With all due respect to Les Miles, over the last few years, the Arkansas game has been the place where South Carolina's dreams go to die. Even as South Carolina was winning 20 games in two seasons for the first time in more than a century of playing football, the Gamecocks could not figure out the Razorbacks. In fact, since winning at home by four points in 2005, South Carolina had defeated Arkansas once in their annual series.
Until Saturday. Beating an Arkansas team that has collapsed in epic fashion while South Carolina is fighting to get to double-digit wins for the second consecutive season is not going to go down as one of the great victories in Gamecock history. But, in a very real psychological sense, it makes a little bit of a difference.
Not that it was an overwhelming win, whatever the scoreboard says. Arkansas gained two more first downs than South Carolina (22-20) and was only outgained by 23 yards. The Razorbacks turned the ball over three times, once on a fumble that killed a promising scoring drive and another through an interception that was returned for a touchdown. That's not to take away from the double-digit margin of victory for South Carolina, just to point out that it could have been a much closer game.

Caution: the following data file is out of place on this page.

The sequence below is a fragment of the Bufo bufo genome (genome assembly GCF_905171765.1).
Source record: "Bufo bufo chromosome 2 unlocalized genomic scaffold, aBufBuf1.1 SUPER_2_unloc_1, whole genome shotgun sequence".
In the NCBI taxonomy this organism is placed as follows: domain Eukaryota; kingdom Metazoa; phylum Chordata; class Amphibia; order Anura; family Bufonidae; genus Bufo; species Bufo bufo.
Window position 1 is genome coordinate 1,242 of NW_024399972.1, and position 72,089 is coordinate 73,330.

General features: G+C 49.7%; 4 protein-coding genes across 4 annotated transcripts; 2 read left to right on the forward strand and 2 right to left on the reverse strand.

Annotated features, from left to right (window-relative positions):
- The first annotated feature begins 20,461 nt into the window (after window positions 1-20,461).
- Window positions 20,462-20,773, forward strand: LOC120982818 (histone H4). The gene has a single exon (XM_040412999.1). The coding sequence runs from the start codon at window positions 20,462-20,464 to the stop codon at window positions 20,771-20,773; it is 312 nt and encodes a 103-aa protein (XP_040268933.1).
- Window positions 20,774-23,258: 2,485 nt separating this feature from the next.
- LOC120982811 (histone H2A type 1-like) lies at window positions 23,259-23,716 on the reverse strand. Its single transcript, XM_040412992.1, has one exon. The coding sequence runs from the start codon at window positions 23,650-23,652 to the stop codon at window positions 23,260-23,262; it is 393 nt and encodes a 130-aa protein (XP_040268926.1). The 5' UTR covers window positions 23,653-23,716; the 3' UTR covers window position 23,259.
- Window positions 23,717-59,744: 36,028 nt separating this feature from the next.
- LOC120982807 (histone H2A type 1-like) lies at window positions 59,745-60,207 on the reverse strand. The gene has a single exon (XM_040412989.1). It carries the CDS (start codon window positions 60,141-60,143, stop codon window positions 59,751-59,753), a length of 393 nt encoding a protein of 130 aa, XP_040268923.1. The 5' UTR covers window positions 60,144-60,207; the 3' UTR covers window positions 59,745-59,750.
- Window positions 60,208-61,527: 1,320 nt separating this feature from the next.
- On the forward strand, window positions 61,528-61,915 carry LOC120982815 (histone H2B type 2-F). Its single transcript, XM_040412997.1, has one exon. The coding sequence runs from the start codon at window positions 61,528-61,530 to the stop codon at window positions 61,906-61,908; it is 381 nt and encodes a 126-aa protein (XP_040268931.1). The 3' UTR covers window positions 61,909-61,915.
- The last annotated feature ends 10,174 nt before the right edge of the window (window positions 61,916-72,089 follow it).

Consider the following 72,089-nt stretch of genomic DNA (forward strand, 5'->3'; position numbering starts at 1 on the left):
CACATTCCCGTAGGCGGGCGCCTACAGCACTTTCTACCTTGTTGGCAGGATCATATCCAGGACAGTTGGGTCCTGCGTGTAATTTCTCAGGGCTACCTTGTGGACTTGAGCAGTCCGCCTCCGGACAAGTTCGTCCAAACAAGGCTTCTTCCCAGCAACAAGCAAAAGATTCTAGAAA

Which is cold comfort for the Razorbacks. They travel to Starkville next week before wrapping up with the season-ending battle against LSU. Barring a minor miracle, Arkansas is unlikely to win both of those games, meaning that John L. Smith's single series in Fayetteville is equally unlikely to end with a bowl berth.
So South Carolina still will not have defeated an Arkansas team with a winning record when the season is over. You have to think that the Gamecocks don't mind much. The remainder of their dreams for this year, including longshot hopes of a BCS bowl berth, are still on track after the Arkansas game. For South Carolina, the details aren't that important.